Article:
People in blue zones don’t have better discipline than us, they don’t have better self-control, they don’t have better programs—they live in environments where the healthy choice is the easy choice. — @thedanbuettner Click To Tweet

Recently, 1,100 stressed, tired, and burned-out Adventist Health healthcare employees took on the Blue Zones Challenge where they updated their living spaces, built their social lives, changed their diets, and increased their activity. Dan shared on the TODAY Show about the positive experiences that came when employees were empowered to focus on their well-being. The average person who took the Challenge lost about a pound a week, some as many as 10 pounds total, and people also reported being happier, having better relationships, lower cholesterol, and deeper connections with new and old friends alike.

Continued on Source: What Happened When 1,100 Adventist Health Employees Took On the Blue Zones Challenge – Blue Zones

Of The Trillions Of Dollars Spent In The Last 12 Months, Almost Not A Nickel Is Getting To Make America Healthier | Joel Kahn, MD – Interview | The Real Truth About Health

Joel K. Kahn M.D.

https://drjoelkahn.com/

• Book – The Plant-Based Solution: America’s Healthy Heart Doc’s Plan to Power Your Health

At his core, Dr. Joel Kahn believes that plant-based nutrition is the most powerful source of preventative medicine on the planet. Having practiced traditional cardiology since 1983, it was only after his own commitment to a plant based vegan diet that he truly began to delve into the realm of non-traditional diagnostic tools, prevention tactics and nutrition-based recovery protocols. These ideologies led him to change his approach and focus on being a holistic cardiologist. He passionately lectures throughout the country about the health benefits of a plant-based anti-aging diet inspiring a new generation of thought leaders to think scientifically and critically about the body’s ability to heal itself through proper nutrition.

One of the world’s top cardiologists, Dr. Joel Kahn has treated thousands of acute heart attacks during his career. He’d like all that to stop. He’d like to prevent ALL future heart attacks by breaking through to the public to educate and inspire a new holistic lifestyle. Now is the time to focus on educating the public to eat clean, sweat clean and apply cutting edge science to their lifestyle.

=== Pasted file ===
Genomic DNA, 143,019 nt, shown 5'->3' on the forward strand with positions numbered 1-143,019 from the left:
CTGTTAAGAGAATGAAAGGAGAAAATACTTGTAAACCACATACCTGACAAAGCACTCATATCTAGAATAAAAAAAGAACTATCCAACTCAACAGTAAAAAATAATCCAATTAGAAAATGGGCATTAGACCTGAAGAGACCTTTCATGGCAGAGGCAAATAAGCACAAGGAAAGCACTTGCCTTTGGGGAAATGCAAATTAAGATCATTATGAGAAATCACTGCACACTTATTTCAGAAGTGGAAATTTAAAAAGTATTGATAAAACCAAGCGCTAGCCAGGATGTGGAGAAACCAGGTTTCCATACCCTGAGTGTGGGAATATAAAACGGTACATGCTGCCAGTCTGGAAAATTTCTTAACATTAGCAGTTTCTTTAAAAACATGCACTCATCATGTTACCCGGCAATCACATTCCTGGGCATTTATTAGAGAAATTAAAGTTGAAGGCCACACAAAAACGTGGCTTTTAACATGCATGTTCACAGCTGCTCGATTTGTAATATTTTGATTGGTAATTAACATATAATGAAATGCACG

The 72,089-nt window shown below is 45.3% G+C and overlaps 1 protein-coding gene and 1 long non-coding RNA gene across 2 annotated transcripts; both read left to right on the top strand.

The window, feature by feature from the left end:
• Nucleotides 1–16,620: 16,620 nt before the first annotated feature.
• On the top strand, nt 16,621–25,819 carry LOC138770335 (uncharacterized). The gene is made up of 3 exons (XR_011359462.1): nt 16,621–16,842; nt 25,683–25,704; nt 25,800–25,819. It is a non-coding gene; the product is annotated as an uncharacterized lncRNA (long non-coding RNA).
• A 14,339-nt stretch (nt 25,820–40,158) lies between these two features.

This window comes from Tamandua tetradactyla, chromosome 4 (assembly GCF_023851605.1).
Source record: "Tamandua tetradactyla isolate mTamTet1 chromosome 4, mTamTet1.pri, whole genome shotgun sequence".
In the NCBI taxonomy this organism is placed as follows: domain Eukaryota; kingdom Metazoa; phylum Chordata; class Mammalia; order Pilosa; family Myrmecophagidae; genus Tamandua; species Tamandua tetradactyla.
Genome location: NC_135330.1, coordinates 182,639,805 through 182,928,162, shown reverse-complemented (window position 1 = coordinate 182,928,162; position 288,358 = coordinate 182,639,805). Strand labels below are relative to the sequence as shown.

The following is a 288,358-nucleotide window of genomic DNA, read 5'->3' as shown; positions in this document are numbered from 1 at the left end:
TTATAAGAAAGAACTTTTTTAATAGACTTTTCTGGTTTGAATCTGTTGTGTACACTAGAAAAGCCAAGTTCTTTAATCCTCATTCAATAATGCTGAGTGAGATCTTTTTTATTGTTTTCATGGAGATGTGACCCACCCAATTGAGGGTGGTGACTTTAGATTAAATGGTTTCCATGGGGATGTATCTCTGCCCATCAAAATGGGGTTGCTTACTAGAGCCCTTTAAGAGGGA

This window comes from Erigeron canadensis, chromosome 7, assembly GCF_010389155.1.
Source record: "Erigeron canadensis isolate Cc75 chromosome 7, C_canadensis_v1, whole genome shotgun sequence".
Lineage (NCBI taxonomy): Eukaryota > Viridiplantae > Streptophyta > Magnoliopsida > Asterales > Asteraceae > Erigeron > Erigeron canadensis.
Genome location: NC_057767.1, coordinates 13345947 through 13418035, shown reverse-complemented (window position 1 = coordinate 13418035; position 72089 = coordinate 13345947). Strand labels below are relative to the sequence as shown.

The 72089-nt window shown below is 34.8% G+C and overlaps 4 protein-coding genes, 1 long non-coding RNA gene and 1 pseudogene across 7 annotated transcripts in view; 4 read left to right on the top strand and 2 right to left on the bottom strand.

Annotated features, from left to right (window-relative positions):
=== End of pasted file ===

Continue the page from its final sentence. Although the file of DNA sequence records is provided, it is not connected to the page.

#JoelKahn #TheRealTruthAboutHealth #WholeFood #Vegan #Vegetarian #PlantBasedNutrition

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10 Things That Will Happen to You in a Day, Week, or Month When you Eat a Whole Food, Plant-Based Diet – Blue Zones

 

How One Neighborhood is Transforming an Abandoned Elementary School into a Flourishing Community Hub | The Blue Zones Project

 

T-shirt entrepreneurs-turned-farmers are turning an abandoned elementary school into a community hub.

In a long-abandoned school playground, a small-scale farm is planting seeds for a more equitable and sustaining food system in a neighborhood where fresh, affordable food is hard to come by.

The Midtown Farm in Tucson, Arizona, is an offshoot of the Flowers & Bullets Collective in the Barrio Centro neighborhood. Tito Romero and Jacob Robles, friends since childhood now in their early 30s, launched the organization in 2012 to provide healthy food alternatives, to improve their neighborhood, and to share their Latino and Indigenous cultures. “The idea of growing food, being sustainable, has been a trend for some time in predominantly White, middle-class communities,” Robles says. “For communities in the barrio, communities of color, those trends don’t reach us as easily.”

The idea of growing food, being sustainable, has been a trend for some time in predominantly White, middle-class communities…For communities in the barrio, communities of color, those trends don’t reach us as easily. —@BCGCproject

Continued on Source: Growing Food and Latino Culture in Tucson’s Barrio Centro